Monday, 14 July 2014


Term-time holiday parents get criminal records

Parents who took their children out of school to go on holiday to Australia in October have been given criminal records.

The pair, who have not been identified in order to protect their children, were given conditional discharges at Nuneaton Magistrates Court on Wednesday under the government’s new law against taking children out of school during term time.

Speaking outside the court after the hearing, the mother said that she thought the law used to prosecute them - Section 44 of the Education Act 1996 - was flawed.

The young family went to Australia for three weeks last October, according to the Coventry Telegraph.

The mother, who was convicted following a trial, was given a 12-month conditional discharge, while the father, who later changed his plea to guilty, was handed a ten-month conditional discharge.

The mother told the court that her family had been "suffering emotionally" at the time and that they had been visiting relatives in Australia.

“The magistrates gave the fairest verdict they could under the current laws, which are flawed," she told the newspaper after the hearing. "I fully support any campaign to call for a judicial review. I still feel I did the right thing for my children at the right time.”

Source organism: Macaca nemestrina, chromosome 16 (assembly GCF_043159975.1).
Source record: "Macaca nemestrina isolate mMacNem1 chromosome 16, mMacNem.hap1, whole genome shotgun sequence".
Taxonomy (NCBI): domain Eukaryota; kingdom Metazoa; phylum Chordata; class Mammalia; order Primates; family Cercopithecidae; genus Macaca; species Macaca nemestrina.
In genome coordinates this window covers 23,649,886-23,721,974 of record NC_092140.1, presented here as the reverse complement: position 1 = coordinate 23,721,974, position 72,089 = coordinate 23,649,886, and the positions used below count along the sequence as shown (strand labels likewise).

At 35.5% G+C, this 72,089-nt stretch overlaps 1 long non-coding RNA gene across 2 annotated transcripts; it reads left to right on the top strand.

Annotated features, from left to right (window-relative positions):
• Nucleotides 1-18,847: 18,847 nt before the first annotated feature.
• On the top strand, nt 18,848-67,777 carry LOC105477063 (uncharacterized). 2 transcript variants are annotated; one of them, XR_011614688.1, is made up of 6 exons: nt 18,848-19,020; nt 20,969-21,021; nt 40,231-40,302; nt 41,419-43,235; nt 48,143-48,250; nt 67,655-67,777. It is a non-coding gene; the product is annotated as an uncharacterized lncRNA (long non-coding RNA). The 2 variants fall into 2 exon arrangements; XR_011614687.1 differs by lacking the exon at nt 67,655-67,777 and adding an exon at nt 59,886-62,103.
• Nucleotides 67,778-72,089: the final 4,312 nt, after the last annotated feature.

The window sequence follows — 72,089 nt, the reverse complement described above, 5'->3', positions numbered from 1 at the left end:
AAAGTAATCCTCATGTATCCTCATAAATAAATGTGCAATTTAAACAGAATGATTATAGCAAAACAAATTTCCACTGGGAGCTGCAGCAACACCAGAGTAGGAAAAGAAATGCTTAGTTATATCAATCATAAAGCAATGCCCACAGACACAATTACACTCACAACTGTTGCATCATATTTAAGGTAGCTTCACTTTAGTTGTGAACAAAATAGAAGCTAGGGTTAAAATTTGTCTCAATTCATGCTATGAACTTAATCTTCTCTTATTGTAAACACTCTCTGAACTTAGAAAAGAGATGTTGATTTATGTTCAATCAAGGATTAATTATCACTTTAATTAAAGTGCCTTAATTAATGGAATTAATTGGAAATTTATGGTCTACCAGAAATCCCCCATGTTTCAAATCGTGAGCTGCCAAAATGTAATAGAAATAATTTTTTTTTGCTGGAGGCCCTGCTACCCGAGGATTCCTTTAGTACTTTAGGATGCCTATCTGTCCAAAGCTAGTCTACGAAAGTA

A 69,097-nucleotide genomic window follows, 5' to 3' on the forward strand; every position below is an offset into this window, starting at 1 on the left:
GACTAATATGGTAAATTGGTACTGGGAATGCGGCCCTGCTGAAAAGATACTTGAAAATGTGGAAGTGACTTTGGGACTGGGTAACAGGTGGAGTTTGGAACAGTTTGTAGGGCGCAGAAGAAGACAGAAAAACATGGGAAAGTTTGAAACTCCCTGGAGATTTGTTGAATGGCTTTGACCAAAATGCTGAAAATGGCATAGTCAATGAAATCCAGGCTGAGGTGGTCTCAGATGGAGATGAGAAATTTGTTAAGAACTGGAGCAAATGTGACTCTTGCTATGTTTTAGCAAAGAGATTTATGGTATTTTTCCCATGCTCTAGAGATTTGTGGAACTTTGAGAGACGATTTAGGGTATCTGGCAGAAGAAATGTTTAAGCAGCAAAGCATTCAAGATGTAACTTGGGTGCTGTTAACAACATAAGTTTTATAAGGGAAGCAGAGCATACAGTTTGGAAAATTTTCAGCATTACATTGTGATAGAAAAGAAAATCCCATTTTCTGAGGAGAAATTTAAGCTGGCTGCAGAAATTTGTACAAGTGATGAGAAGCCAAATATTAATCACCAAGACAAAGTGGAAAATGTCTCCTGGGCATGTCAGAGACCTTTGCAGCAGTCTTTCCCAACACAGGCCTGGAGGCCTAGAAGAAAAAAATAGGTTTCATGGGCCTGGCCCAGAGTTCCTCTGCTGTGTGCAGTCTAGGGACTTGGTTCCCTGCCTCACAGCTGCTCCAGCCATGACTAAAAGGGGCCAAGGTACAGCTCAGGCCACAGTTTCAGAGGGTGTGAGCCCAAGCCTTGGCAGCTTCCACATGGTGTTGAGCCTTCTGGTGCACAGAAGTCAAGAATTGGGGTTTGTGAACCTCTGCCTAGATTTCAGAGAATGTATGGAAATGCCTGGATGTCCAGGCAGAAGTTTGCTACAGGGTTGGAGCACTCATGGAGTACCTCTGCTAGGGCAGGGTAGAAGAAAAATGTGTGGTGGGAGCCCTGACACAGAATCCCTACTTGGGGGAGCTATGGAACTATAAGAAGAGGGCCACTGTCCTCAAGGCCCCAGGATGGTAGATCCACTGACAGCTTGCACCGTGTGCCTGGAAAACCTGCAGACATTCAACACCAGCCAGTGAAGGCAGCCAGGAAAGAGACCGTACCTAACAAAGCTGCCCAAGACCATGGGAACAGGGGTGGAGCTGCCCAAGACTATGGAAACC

Prosecuting counsel, on behalf of Coventry City Council, told magistrates that the only legal justification for children of compulsory school age being absent during term-time was "for sickness or an unavoidable cause".

The pupils' headteacher had refused to give permission for the absence.

The couple were issued with a £240 fine on their return, which they did not pay, it was reported.

A council spokesman said: "Coventry City Council and our schools follow the guidance set down by the Department for Education in trying to maintain good levels of attendance. Schools decide whether to authorise leave based on whether they think there are exceptional circumstances.

“Penalty notices are issued by the council at the request of schools for various reasons including where the school has felt there were no exceptional circumstances to justify absence. On this occasion the parents decided not to accept the penalty notice but today's verdict demonstrates that the council`s course of action was correct."

Some parents groups are hoping to take legal action in Europe in protest against the hardline government stance.


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